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Under Armour (NYSE:UA)

Q1 2013 Earnings Call

April 19, 2013 8:30 am ET

Executives

Thomas D. Shaw - Director of Investor Relations

Kevin A. Plank - Founder, Chairman of the Board, Chief Executive Officer and President

Brad Dickerson - Chief Financial Officer and Principal Accounting Officer

Analysts

Camilo R. Lyon - Canaccord Genuity, Research Division

Sharon Zackfia - William Blair & Company L.L.C., Research Division

Jim Duffy - Stifel, Nicolaus & Co., Inc., Research Division

Lindsay Drucker Mann - Goldman Sachs Group Inc., Research Division

Samuel Lee - ISI Group Inc., Research Division

Christopher Svezia - Susquehanna Financial Group, LLLP, Research Division

Faye I. Landes - Cowen and Company, LLC, Research Division

Operator

Good day, ladies and gentlemen, and welcome to the Under Armour Inc. First Quarter Earnings Webcast and Conference Call. [Operator Instructions] As a reminder, today's conference call is being recorded.

I'd now like to turn the conference over to your host, Mr. Tom Shaw, Director of Investor Relations. Please go ahead.

Thomas D. Shaw

Thanks, Ally, and good morning to everyone joining us today at our first quarter conference call.

During the course of this call, we'll be making projections or other forward-looking statements regarding future events or the future financial performance of the company. We wish to caution that such statements are subject to risks and uncertainties that could cause actual events or results to differ materially.

These risks and uncertainties are described in our press release, in our Risk Factors section of our filings with the SEC. The company assumes no obligation to update forward-looking statements to reflect events or circumstances after the date on which the statement is made or to reflect the occurrence of unanticipated events.

Joining us on today's call will be Kevin Plank, Chairman and CEO; followed by Brad Dickerson, our Chief Financial Officer, who will discuss the company's financial performance for the first quarter, followed by an update for our 2013 outlook. After the prepared remarks, Kevin and Brad will be available for a Q&A session that will end at approximately 9:30 a.m. Finally, a replay of this teleconference will be available at our website at approximately 11:00 a.m. Eastern Time today.

And with that, I'll turn it over to Kevin Plank.

Kevin A. Plank

Thanks, Tom, and good morning, everyone. Q1 2013 was another great quarter of growth for the Under Armour brand -- one that increases our confidence that the new products and initiatives we'll discuss today have us well positioned for another outstanding year in 2013 and beyond.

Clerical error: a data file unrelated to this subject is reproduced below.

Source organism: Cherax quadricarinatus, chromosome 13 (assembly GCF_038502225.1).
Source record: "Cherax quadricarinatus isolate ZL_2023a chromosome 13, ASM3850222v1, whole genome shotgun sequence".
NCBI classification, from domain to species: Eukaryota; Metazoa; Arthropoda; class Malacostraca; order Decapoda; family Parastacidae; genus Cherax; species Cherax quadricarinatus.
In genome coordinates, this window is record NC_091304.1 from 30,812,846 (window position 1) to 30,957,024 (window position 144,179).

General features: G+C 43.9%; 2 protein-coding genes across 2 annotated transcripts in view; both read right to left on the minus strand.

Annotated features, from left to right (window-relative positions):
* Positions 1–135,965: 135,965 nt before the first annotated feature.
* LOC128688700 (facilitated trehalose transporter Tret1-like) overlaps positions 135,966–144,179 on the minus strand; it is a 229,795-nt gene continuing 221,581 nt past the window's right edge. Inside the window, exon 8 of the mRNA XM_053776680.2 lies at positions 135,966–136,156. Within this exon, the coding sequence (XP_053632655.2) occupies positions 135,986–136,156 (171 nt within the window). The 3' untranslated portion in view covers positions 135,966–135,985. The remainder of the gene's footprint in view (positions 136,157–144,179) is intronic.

But first the scoreboard. Total revenues up 23%, apparel revenues up 22% and Footwear revenues up 27%. In apparel, there are a number of great things to talk about: Our continued strength in Fleece and Women's; the strong performance of our Youth business, which is a great indicator of the breadth of our brand equity and the success of our new partnership with Marvel Entertainment and DC Comics, our Alter Ego superhero product. But first, I want to talk about the fundamentals in our ability to continue to grow our business at a market-leading pace while reaching new consumers with great new products and new distributions.

This is essential element of our growth strategy and one that we continue to execute extremely well, driving 20-plus percent top line growth for the 12th consecutive quarter in total revenues and the 14th consecutive quarter in Apparel.

In Q1, the best illustration of this strategy was our success in bringing newness to the market with our new Apparel product. It's safe to say that we've never had the breadth of new products in the markets as we do right now. Even in our most basic business like Tech Tees, we've brought stripes and more colors into the line and are flowing them into the market faster. This focus enables us to build multiple expressions for the athletes and make it available faster and in more ways than ever before.

At the time of our IPO in 2005, we were predominantly a compression brand known for 2 things, moisture wicking and cold weather protection. As we've grown to where compression was only 14% of our business in 2012, we've continued to move away from dependence on cold weather with more focus on providing a broad range of fabrication, and we even decided that cotton didn't have to be the enemy.

Coming out of the cold weather season, we came back to our partners with an entirely new line of product differentiated from the more seasonal cold-weather apparel. We essentially extended this theme with a lighter weight, more versatile assortment to help create traffic in stores during what is traditionally a slower traffic time of the year. We've seen great success with this program at retail so far and believe there are other opportunities throughout the year for this type of transitional product.